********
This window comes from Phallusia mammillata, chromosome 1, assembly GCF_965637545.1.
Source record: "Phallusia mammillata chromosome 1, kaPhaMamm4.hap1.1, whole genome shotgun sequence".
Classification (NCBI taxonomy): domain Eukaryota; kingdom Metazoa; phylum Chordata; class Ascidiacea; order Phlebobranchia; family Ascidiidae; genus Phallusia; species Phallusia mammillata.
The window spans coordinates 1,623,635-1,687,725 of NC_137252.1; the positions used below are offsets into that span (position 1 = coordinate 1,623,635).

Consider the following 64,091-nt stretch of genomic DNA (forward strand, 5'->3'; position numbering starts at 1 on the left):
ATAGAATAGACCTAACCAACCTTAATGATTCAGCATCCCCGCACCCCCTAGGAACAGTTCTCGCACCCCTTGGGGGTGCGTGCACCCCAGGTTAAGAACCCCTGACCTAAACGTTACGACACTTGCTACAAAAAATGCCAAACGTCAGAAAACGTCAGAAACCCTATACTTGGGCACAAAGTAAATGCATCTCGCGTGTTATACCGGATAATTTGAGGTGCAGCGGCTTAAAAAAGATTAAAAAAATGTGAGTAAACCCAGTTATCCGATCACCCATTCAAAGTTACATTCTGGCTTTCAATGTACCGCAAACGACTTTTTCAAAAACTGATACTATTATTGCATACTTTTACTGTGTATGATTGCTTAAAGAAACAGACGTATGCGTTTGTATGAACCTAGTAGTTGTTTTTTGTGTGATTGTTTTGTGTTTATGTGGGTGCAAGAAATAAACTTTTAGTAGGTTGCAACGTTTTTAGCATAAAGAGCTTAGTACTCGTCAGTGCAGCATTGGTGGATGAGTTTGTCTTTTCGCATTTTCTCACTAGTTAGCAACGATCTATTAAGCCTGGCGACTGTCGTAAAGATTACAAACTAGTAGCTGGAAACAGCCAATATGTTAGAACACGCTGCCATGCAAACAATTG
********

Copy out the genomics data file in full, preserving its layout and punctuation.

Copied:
This window comes from Phallusia mammillata, chromosome 1, assembly GCF_965637545.1.
Source record: "Phallusia mammillata chromosome 1, kaPhaMamm4.hap1.1, whole genome shotgun sequence".
Classification (NCBI taxonomy): domain Eukaryota; kingdom Metazoa; phylum Chordata; class Ascidiacea; order Phlebobranchia; family Ascidiidae; genus Phallusia; species Phallusia mammillata.
The window spans coordinates 1,623,635-1,687,725 of NC_137252.1; the positions used below are offsets into that span (position 1 = coordinate 1,623,635).

Consider the following 64,091-nt stretch of genomic DNA (forward strand, 5'->3'; position numbering starts at 1 on the left):
ATAGAATAGACCTAACCAACCTTAATGATTCAGCATCCCCGCACCCCCTAGGAACAGTTCTCGCACCCCTTGGGGGTGCGTGCACCCCAGGTTAAGAACCCCTGACCTAAACGTTACGACACTTGCTACAAAAAATGCCAAACGTCAGAAAACGTCAGAAACCCTATACTTGGGCACAAAGTAAATGCATCTCGCGTGTTATACCGGATAATTTGAGGTGCAGCGGCTTAAAAAAGATTAAAAAAATGTGAGTAAACCCAGTTATCCGATCACCCATTCAAAGTTACATTCTGGCTTTCAATGTACCGCAAACGACTTTTTCAAAAACTGATACTATTATTGCATACTTTTACTGTGTATGATTGCTTAAAGAAACAGACGTATGCGTTTGTATGAACCTAGTAGTTGTTTTTTGTGTGATTGTTTTGTGTTTATGTGGGTGCAAGAAATAAACTTTTAGTAGGTTGCAACGTTTTTAGCATAAAGAGCTTAGTACTCGTCAGTGCAGCATTGGTGGATGAGTTTGTCTTTTCGCATTTTCTCACTAGTTAGCAACGATCTATTAAGCCTGGCGACTGTCGTAAAGATTACAAACTAGTAGCTGGAAACAGCCAATATGTTAGAACACGCTGCCATGCAAACAATTG